The U.S. rate of pre-term births has fallen for the second year in a row, U.S. researchers reported on Tuesday.
The findings are good news, as babies born too early and too small are sicker and more likely to die than babies born after a full 39 weeks of gestation.
But pre-term birth rates remain high compared to other developed countries and doctors and officials still must work harder to figure out why so many American babies are born too soon, Joyce Martin of the National Center for Health Statistics and colleagues said.
"Following a long period of fairly steady increase, the U.S. pre-term birth rate declined for the second straight year in 2008 to 12.3 percent, from 12.8 percent in 2006," they wrote in their report.
"This marks the first two-year decline in the pre-term birth rate in nearly three decades," they added.
"Pre-term birth, birth before 37 weeks gestation, is a serious health problem that costs the U.S. more than $26 billion annually," the group said in a statement.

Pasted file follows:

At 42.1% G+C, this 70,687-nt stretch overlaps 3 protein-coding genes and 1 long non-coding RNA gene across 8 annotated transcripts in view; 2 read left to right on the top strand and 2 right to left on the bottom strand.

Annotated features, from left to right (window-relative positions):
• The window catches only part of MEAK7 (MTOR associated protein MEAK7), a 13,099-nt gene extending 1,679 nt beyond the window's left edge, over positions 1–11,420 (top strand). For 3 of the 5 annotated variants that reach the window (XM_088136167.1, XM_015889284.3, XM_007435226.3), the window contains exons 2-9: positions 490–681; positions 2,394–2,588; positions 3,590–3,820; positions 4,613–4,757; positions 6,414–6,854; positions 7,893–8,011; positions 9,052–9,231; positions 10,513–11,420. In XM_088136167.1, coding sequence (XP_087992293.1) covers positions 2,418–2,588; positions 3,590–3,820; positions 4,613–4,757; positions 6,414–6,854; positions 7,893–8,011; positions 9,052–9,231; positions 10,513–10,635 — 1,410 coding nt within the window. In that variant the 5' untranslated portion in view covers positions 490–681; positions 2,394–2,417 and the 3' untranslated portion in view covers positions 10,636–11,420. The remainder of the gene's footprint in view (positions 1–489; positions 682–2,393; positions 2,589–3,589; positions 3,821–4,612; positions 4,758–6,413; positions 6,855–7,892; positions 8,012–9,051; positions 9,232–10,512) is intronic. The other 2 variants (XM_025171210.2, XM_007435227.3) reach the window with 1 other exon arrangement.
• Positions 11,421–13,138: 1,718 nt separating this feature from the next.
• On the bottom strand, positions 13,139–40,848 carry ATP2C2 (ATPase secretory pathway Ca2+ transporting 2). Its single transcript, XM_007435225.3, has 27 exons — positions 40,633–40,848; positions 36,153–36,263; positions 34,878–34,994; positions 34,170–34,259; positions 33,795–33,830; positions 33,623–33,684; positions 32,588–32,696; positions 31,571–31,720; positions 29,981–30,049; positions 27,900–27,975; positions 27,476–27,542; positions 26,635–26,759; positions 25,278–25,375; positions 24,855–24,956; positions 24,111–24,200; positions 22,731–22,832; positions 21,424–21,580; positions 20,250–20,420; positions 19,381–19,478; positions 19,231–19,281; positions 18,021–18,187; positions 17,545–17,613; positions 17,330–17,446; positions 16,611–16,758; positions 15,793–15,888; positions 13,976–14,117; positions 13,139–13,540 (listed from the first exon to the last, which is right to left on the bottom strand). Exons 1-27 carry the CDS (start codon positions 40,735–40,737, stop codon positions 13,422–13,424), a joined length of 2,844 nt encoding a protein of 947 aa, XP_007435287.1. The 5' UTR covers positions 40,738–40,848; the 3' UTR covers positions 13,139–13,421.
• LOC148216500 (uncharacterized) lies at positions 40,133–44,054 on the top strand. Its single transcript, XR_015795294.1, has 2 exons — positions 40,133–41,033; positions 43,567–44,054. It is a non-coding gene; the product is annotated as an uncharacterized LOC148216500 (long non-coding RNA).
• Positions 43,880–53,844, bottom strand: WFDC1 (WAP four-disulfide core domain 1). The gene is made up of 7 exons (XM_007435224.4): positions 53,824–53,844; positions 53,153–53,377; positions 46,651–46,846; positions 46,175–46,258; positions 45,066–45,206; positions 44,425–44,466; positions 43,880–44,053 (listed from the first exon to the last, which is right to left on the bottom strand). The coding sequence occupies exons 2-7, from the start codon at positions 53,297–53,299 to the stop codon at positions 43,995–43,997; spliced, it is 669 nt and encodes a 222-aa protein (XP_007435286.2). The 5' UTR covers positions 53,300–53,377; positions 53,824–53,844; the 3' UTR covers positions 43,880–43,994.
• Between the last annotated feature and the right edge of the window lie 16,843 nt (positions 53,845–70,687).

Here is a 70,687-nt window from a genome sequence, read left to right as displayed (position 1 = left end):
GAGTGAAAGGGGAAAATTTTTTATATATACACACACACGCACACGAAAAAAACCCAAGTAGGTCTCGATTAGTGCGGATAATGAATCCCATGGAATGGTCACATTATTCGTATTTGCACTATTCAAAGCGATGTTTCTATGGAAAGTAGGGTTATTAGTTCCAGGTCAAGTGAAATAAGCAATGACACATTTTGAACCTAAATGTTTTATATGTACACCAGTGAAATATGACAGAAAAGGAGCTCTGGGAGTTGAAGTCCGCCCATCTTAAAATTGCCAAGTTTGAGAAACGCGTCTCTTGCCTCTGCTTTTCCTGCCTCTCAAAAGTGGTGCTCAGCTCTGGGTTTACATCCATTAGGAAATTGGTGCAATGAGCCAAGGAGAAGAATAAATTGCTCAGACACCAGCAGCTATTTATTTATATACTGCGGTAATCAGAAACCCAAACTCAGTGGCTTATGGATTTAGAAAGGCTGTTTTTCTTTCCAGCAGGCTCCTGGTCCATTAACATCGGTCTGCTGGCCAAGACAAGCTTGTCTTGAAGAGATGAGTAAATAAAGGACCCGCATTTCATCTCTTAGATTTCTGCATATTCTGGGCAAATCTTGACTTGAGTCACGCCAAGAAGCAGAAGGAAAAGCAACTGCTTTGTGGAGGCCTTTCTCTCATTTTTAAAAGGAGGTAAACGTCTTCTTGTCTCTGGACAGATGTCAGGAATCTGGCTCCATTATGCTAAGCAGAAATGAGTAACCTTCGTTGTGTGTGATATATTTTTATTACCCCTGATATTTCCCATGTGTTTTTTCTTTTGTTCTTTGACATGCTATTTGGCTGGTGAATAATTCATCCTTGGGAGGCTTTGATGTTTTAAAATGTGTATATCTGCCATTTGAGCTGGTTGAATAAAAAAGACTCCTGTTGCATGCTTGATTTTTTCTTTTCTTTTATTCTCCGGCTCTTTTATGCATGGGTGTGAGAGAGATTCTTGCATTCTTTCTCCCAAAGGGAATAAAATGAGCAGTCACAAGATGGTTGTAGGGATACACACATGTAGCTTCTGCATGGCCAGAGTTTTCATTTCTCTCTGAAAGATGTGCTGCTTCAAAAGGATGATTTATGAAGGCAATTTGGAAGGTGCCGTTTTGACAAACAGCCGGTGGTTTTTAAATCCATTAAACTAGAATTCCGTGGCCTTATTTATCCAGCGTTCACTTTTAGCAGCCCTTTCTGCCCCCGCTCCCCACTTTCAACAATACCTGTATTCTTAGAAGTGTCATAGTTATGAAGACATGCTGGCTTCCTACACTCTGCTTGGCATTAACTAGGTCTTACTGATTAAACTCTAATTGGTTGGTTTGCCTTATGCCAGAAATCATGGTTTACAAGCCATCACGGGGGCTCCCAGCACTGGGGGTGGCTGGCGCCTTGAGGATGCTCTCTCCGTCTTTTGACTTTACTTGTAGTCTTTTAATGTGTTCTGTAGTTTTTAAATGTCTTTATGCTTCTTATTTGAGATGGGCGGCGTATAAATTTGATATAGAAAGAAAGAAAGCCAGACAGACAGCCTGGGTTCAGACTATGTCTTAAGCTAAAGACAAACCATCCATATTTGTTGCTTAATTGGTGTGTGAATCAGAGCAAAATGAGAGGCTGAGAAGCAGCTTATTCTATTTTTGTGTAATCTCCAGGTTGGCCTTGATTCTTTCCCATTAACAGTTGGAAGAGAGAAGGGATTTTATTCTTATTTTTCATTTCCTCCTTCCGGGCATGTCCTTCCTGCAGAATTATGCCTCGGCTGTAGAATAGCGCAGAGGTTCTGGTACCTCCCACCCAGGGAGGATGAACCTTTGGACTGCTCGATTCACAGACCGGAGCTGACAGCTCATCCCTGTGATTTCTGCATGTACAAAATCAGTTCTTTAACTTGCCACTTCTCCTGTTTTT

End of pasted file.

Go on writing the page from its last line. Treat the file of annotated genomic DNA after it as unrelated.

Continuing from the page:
"It is a leading cause of infant death, and babies who survive an early birth often face the risk of lifetime health challenges, including breathing problems, cerebral palsy, mental retardation and others."
A major cause of pre-term birth is multiple pregnancy — twins, triplets and especially larger groups such as quadruplets are much more likely to be delivered early and to have health problems.
But poor prenatal care, poor nutrition and other factors also play a role, doctors say.
"In every state, our volunteers are working with policy makers to improve the quality of perinatal care, and determine best practices for reducing pre-term birth," said Dr. Jennifer Howse, president of the March of Dimes. "We are thrilled with this sign of sustained progress."
Last year, the NCHS reported that the United States ranks 30th in terms of infant mortality compared to other countries. It found that 1 in 8 births in the United States were born pre-term, compared with 1 in 18 births in Ireland and Finland.
Public health experts look at infant mortality in calculating the quality of a country's healthcare system. The United States is often ranked behind other industrialized countries, in part because of the infant mortality rates, which are in turn linked to pre-term births.